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Biden Is Wrong About ‘Genocide’ in Ukraine

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President Joe Biden used the word “genocide” this week to describe Russian President Vladimir Putin’s war crimes in Ukraine. He is wrong — and to see why, let’s go back nearly 80 years.

A 16-year-old girl named Maria Kostipolis is working as an apprentice to a dress maker on the island of Rhodes, in Greece, in 1944. She is on the way to church, where she sings in the choir. She doesn’t have any Jewish friends or relatives. Suddenly the Gestapo arrests her and her father. The accusation: that her father’s father—now long dead — was a Jew before his family converted to Greek Orthodoxy when he was two years old. He was never told of his Jewish heritage.

The Gestapo had reviewed birth records going back 100 years and determined that Maria and her father were genetically Jewish, according to Nazi racial categorization. They were put on a ferry and then a train and arrived at Auschwitz four days later, where Maria was made to serve as a Reich prostitute for the camp guards. After three months, she was sent to the gas chamber and her body cremated.

There were many such “Marias”— the one described above is a composite of such victims — that were murdered by the Nazis, including nuns and priests with a Jewish grandparent. Nothing mattered to the Nazis other than genetics.

That is genocide. That was the Holocaust. That is the systematic attempt to exterminate every person in the world with Jewish genetic makeup, regardless of their religion, nationality, occupation, politics or any other characteristics. No matter where they lived— no matter how far they were from the war or from land the Nazis wanted to clear for German expansion — if you were a generic Jew, you were targeted for extermination. As Elie Wiesel put it: not every victim was a Jew, but every Jew was a victim. This was not part of the German war effort. To the contrary, it was inconsistent with any military goal. Soldiers were diverted from fighting the military enemy to the service of fighting the genetic enemy. Jews who could have helped Germany beat the United States in the race to develop an atomic bomb were gassed, shot, or escaped. Implementing the Nazi genocide — an entirely separate and often incompatible goal — was as important as prevailing on the battlefield. When Hitler and Goebbels committed suicide, they knew they had lost the military war, but they also knew they had won a significant victory in their war against the Jewish “race.”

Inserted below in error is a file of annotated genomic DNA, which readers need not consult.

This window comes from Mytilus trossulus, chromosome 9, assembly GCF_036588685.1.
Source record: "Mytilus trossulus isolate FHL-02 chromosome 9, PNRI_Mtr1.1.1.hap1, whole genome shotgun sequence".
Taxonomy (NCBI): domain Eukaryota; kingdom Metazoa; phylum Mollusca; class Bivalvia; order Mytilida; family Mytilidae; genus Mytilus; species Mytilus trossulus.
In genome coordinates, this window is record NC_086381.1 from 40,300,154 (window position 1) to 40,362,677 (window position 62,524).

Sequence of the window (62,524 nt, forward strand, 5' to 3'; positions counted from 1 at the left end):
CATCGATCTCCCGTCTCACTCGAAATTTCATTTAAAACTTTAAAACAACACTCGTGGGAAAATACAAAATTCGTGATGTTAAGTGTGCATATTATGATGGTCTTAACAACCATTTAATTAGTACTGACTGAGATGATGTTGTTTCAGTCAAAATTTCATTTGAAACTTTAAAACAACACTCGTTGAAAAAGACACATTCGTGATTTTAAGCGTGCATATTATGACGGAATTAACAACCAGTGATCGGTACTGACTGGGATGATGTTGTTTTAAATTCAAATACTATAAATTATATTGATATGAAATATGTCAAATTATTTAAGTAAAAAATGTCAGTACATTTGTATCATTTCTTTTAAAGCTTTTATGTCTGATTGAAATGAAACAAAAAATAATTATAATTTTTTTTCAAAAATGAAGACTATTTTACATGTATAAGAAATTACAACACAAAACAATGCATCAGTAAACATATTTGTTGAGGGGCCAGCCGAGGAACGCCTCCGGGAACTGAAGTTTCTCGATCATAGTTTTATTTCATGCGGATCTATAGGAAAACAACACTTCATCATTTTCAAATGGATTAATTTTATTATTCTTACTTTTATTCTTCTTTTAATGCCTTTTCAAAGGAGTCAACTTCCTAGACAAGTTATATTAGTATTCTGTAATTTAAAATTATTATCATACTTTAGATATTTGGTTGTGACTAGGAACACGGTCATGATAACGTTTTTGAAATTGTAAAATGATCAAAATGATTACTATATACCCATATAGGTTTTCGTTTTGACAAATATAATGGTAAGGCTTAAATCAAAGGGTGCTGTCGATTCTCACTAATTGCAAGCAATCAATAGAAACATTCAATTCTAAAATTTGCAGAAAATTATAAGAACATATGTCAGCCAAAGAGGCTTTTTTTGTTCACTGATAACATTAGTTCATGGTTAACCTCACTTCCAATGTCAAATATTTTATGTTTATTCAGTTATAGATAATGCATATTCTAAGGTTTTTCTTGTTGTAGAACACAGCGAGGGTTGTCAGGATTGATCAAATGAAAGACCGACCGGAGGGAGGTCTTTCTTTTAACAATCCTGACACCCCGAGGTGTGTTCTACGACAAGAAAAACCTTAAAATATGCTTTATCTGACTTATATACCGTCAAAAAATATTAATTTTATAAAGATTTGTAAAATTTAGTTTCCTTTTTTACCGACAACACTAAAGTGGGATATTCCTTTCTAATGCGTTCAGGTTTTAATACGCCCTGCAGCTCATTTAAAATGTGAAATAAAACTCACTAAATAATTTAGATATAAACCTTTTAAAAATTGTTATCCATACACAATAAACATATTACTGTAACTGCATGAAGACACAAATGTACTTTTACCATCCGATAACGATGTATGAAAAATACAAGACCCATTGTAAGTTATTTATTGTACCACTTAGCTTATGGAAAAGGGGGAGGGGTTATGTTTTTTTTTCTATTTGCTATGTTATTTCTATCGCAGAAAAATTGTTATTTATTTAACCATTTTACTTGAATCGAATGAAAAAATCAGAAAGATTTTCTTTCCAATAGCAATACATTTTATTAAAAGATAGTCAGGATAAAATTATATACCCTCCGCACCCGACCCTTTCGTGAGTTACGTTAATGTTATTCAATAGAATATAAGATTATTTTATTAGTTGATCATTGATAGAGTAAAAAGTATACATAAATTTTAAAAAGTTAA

Now let’s compare that genocide — the very term was coined to describe Hitler’s intention to exterminate every Jew on the planet — to Vladimir Putin’s horrible war against Ukraine, and the criminal tactics he and his generals are employing. Let’s begin with Putin’s war aims, his goals in invading Ukraine. His primary goals were to replace the government of Ukrainian President Volodymyr Zelensky with a pro-Russian regime to rule over the Ukrainian people. Another goal was to annex the eastern and southern parts of Ukraine and to build a land bridge from Russia to Crimea. His means included waging a ferocious war against what he believed was a militarily weak Ukrainian army and to demoralize the civilian population by causing enormous numbers of civilian deaths, including many children. Both the ends and the means constitute war crimes, but neither constitutes the very different crime of genocide.

Genocide requires a plan to exterminate a racial, religious, tribal, ethnic or genetic group. It is different in kind from what Putin has been doing. The Ukrainians are similar in all the above respects to ethnic Russians. They are Slavs, mostly Eastern Orthodox. They speak similar languages, and many Ukrainians are fluent in Russian. They eat the same food, enjoy the same music, and share a common history and heritage. There are differences, of course, and Ukraine is a separate nation with a high degree of nationalism, as evidenced by recent events. But whatever else you can say about Putin’s war crimes – and much can and should be said about them – they simply do not come within the definition of genocide.

A truly genocidal policy, as that employed by the Nazis, would not have allowed more than four million Ukrainians to escape. It would not have engaged in prisoner exchanges. It would have tried to exempt the millions of ethnic and linguistic Russians who live in Eastern Ukraine and who have suffered among the most horrendous brutalities.

It is important to keep genocide separate as a war crime from the serious crimes of waging aggressive war, targeting civilians and the like. The memory of the Holocaust and of the handful of other genocides that occurred in the 20th century, including those against Armenians, and ethnic groups in Africa, should not be diluted by describing other serious crimes as “genocide.”

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